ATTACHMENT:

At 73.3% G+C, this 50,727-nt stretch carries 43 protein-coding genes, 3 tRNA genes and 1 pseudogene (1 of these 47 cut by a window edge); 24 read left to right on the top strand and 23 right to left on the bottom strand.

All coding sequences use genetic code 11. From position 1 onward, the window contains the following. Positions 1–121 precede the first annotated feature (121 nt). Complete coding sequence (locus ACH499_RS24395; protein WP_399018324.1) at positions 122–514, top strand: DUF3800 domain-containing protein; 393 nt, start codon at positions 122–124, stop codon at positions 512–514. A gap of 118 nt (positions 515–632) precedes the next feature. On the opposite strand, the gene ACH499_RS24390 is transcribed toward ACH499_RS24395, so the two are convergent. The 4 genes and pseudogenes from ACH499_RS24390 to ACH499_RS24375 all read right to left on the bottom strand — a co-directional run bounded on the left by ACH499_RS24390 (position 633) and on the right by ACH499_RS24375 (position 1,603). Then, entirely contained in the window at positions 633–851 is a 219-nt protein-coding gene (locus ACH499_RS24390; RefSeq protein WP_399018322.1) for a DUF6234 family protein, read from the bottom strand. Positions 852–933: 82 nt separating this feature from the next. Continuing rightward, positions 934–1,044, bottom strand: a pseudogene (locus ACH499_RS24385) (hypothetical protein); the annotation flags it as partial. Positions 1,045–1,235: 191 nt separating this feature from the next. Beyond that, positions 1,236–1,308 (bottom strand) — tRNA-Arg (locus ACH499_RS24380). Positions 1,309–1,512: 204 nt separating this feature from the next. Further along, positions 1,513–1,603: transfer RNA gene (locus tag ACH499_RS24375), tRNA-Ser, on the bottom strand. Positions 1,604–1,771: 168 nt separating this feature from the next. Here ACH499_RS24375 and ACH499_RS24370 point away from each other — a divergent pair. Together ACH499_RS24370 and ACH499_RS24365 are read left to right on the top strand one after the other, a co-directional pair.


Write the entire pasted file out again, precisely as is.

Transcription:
At 73.3% G+C, this 50,727-nt stretch carries 43 protein-coding genes, 3 tRNA genes and 1 pseudogene (1 of these 47 cut by a window edge); 24 read left to right on the top strand and 23 right to left on the bottom strand.

All coding sequences use genetic code 11. From position 1 onward, the window contains the following. Positions 1–121 precede the first annotated feature (121 nt). Complete coding sequence (locus ACH499_RS24395; protein WP_399018324.1) at positions 122–514, top strand: DUF3800 domain-containing protein; 393 nt, start codon at positions 122–124, stop codon at positions 512–514. A gap of 118 nt (positions 515–632) precedes the next feature. On the opposite strand, the gene ACH499_RS24390 is transcribed toward ACH499_RS24395, so the two are convergent. The 4 genes and pseudogenes from ACH499_RS24390 to ACH499_RS24375 all read right to left on the bottom strand — a co-directional run bounded on the left by ACH499_RS24390 (position 633) and on the right by ACH499_RS24375 (position 1,603). Then, entirely contained in the window at positions 633–851 is a 219-nt protein-coding gene (locus ACH499_RS24390; RefSeq protein WP_399018322.1) for a DUF6234 family protein, read from the bottom strand. Positions 852–933: 82 nt separating this feature from the next. Continuing rightward, positions 934–1,044, bottom strand: a pseudogene (locus ACH499_RS24385) (hypothetical protein); the annotation flags it as partial. Positions 1,045–1,235: 191 nt separating this feature from the next. Beyond that, positions 1,236–1,308 (bottom strand) — tRNA-Arg (locus ACH499_RS24380). Positions 1,309–1,512: 204 nt separating this feature from the next. Further along, positions 1,513–1,603: transfer RNA gene (locus tag ACH499_RS24375), tRNA-Ser, on the bottom strand. Positions 1,604–1,771: 168 nt separating this feature from the next. Here ACH499_RS24375 and ACH499_RS24370 point away from each other — a divergent pair. Together ACH499_RS24370 and ACH499_RS24365 are read left to right on the top strand one after the other, a co-directional pair.